I hear you about the stress. The causes at my first job were multifactorial, very high prescription volume, high turnover, understaffing, issues with new boss. Hopefully my next role will not have these issues.

As far as the taxes go. I was making $120k and my effective total tax burden was about 22%. I am moving from a no income tax state to a state with income tax, however, the reduction in salary, switching from Roth IRA to a Traditional IRA (now that I should be able to deduct it) and the addition of an HSA (which I previously didn't qualify for) should bring my tax rate lower.

I'm sorry if I was unclear. I am not currently married. All spending, income and assets are mine alone. My tentative plan is to continue to rent for another few years and then purchase a house after marriage. Until I'm married, I am not including my significant others salary/spending.

Thank you everyone for the feedback so far.
OK Got it. No of course you don't include your partner's assets now. But should you get married, your numbers will change pretty significantly, particularly if you have children. It would be hard to predict what your needs will be in the future without that info.

If your job is stressful I would change jobs, not go part time at the ripe young age of 28.
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Old 10-25-2017, 01:47 PM   #13
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I am new to this post though now at 43yrs old. I must agree with OhJosh. I was in a similar situation to you at age 25y I owned multiple income properties, my own business, and had a few part-time situations. My best suggestion is think growth and protection. Every child you have will lower the amount of disposable cash you now have. As for investments like 401k you must view them as half the value because Uncle Sam will be there to take out taxes once you access those funds. My MBA in Finance could not fully prepare me for the downturns in the economy and losing in any investment usually mean you must make at least 150% just to get back to your starting position before the loss.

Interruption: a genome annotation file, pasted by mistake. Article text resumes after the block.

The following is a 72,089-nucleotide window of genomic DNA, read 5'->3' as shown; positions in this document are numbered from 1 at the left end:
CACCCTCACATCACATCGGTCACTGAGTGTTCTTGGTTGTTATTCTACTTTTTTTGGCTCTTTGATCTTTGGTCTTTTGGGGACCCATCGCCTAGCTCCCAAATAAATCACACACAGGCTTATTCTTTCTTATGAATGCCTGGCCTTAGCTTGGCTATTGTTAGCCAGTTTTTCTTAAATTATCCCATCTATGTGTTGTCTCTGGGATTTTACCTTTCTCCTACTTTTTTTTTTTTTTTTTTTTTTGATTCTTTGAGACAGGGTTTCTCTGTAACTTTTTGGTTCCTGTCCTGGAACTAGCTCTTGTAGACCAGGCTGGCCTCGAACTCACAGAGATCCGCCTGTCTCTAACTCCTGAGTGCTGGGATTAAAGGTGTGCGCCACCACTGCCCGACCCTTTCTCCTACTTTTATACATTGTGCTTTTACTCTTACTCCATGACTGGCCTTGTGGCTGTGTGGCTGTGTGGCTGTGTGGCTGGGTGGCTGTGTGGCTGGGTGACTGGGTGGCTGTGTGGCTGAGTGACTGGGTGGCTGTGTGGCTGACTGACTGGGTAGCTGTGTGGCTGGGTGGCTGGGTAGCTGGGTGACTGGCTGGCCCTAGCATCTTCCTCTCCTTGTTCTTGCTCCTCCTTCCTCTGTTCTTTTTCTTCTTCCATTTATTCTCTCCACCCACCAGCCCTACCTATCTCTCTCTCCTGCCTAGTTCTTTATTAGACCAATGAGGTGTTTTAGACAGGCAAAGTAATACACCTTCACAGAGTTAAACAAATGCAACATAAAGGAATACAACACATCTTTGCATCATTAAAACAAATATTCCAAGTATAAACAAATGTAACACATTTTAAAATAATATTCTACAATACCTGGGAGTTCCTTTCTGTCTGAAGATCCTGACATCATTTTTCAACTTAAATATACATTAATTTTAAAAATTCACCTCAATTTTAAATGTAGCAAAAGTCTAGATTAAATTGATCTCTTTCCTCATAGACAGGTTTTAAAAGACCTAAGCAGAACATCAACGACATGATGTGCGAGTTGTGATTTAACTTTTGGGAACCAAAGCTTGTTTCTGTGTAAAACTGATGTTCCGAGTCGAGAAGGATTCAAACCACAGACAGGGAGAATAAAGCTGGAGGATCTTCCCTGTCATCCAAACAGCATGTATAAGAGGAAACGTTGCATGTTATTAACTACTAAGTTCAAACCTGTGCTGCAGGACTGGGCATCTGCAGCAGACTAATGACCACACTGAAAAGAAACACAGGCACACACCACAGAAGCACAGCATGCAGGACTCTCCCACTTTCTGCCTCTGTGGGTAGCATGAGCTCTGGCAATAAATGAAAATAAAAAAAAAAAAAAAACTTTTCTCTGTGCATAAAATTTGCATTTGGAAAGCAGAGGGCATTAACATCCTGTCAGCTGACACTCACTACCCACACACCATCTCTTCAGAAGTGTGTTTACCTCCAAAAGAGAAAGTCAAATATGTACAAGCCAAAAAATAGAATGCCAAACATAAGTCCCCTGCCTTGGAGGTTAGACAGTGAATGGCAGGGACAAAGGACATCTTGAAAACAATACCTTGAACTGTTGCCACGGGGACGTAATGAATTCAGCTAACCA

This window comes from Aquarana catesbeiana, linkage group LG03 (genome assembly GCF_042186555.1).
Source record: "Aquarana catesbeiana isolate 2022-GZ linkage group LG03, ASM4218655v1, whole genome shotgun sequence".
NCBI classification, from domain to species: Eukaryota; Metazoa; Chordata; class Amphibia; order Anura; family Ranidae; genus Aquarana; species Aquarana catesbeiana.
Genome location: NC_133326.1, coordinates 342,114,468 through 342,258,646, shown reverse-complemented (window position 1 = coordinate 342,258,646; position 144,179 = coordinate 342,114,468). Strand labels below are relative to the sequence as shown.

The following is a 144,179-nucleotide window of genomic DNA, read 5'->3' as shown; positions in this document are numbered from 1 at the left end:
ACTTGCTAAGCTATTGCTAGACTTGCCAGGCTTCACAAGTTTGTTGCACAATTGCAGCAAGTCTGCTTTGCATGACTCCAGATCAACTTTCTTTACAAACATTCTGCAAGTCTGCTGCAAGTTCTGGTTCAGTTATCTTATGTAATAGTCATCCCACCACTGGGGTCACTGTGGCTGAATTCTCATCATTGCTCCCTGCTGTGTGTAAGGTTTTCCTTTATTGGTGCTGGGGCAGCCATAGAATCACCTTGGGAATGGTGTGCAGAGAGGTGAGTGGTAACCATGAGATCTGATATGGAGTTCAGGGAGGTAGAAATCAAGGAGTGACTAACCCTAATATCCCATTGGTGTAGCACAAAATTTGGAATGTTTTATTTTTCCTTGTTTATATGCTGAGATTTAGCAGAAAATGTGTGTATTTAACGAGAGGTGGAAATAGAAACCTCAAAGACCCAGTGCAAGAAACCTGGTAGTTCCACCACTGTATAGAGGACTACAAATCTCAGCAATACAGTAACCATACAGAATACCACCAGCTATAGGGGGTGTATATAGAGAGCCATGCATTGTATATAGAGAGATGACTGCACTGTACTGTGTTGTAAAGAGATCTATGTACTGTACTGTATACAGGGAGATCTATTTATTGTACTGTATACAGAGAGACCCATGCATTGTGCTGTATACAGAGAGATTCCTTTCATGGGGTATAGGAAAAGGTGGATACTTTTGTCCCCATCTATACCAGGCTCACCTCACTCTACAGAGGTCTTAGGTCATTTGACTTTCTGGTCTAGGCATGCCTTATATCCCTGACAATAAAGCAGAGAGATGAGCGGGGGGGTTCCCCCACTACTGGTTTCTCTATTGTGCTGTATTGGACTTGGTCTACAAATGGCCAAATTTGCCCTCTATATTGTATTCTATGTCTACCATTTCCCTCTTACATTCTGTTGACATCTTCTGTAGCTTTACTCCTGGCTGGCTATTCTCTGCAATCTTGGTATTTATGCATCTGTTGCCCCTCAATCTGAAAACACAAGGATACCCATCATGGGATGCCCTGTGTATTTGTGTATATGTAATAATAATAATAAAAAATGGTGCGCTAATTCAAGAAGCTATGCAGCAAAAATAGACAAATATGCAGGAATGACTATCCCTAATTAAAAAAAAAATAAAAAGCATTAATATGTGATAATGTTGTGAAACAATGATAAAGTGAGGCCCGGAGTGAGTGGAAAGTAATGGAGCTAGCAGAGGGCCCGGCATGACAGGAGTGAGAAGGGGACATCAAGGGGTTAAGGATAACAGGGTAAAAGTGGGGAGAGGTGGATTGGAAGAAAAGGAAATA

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Old 10-25-2017, 02:46 PM   #14
Confused about dryer sheets
 
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As for investments like 401k you must view them as half the value because Uncle Sam will be there to take out taxes once you access those funds.
Isn't this entirely dependent on how much one is withdrawing in retirement? By my calculations, a couple could be spending as much as $80-90k between qualified dividends, long term cap gains and return of principle before even incurring federal income tax (staying within 15% bracket). No FICA and states vary in how they tax investment income. This is pre-SS.

Also, its hard to gauge what will happen with tax law this many decades from now. I think halving the 401k is overly conservative for the vast majority of retiries.
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Old 10-25-2017, 03:38 PM   #15
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It is hard to gauge what the tax law will be though we must respect government trends. Each year since about 1982 the retirement age had went up, now the media suggesting people retire at age 70. As I see changes like these my hope for retirement is looking more like 75 or 80, so to clarify what I mean by halving is that between fees and inflation the portfolio value (what you see) may not be what you get.